A new in vitro study has revealed that nicotine and cotinine, a metabolite of nicotine, can potentially inhibit DNA damage caused by a certain carcinogen in smoke.
The carcinogen 4-(methylnitrosamino)-1-(3-pyridyl)-1-butanone or NNK is produced during the curing of tobacco leaves and ultimately ends up in the tobacco smoke. Once inhaled, it is metabolised in the lung and liver, where it is activated by a variety of enzymes called Cytochrome P450 (CYP). Previous research in mice has revealed that nicotine can partially interfere with the activation of NNK, and this has been corroborated by independent laboratory studies showing that nicotine and cotinine can inhibit purified CYP enzymes.
Now a new study by scientists at British American Tobacco and Vivotecnia in Madrid, Spain, has investigated what impact this inhibition of CYP activity by nicotine may have. The lead researchers, Patricia Ordonez and Ana Belen Sierra, incubated laboratory-grade liver cells (expressing CYP enzymes) with either NNK or NNKOAc, a form of NNK that is not affected by CYPs. They compared the effect of increasing doses of nicotine, or the nicotine metabolite cotinine, on DNA damage using the COMET technique*. Results were compared with controls.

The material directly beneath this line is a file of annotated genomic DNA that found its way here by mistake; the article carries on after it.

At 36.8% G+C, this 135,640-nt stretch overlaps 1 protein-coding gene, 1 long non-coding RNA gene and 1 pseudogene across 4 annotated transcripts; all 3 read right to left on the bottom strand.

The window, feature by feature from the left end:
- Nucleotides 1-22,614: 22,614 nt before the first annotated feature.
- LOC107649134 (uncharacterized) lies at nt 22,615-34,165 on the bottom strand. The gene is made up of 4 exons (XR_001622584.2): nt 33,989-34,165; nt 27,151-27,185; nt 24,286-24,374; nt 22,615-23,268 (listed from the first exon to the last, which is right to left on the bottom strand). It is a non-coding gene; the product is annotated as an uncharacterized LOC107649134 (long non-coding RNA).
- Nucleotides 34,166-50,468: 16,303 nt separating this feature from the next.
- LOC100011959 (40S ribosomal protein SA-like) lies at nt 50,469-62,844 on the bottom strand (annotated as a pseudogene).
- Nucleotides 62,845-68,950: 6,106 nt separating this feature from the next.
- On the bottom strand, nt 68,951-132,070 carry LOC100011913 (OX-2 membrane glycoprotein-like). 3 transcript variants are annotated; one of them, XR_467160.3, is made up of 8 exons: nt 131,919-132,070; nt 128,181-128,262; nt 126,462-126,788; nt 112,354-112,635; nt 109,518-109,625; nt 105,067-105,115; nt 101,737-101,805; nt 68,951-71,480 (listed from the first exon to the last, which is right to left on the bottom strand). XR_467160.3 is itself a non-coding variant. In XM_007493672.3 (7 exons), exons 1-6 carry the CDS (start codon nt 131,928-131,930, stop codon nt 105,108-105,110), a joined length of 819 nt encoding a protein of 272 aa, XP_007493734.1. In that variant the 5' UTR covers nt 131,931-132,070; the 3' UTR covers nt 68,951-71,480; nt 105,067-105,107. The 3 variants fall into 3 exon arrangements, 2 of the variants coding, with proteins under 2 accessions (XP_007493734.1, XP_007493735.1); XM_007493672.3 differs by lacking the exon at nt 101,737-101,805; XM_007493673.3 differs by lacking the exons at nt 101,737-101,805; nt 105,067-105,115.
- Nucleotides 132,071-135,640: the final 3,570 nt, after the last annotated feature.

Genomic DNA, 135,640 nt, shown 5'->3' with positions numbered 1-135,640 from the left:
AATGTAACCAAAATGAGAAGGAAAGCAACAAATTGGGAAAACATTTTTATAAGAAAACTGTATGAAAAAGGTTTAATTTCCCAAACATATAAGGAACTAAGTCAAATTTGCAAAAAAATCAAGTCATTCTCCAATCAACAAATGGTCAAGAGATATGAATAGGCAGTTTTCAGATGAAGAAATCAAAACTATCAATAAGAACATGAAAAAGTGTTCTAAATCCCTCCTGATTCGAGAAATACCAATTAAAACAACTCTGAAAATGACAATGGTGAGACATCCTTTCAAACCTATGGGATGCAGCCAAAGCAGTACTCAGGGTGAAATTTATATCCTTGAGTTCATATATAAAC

The results show that doses of nicotine and cotinine similar to those found in the plasma of smokers inhibit the DNA strand breaks caused by NNK but not by NNKOAc in a dose-dependent manner. The results suggest that nicotine and cotinine can potentially protect against one form of DNA damage (DNA strand breaks) caused by NNK in vitro, and that they do this by inhibiting CYP enzymes.
'The study highlights the complex interactions between NNK and nicotine,' explains Emmanuel Minet, Senior Scientist at British American Tobacco. 'Tobacco smoke is an extremely complex mixture containing chemicals that are constantly reacting and interacting with each other in a way that may enhance or inhibit their toxicity,' he
|Contact: Marina Murphy|
R&D at British American Tobacco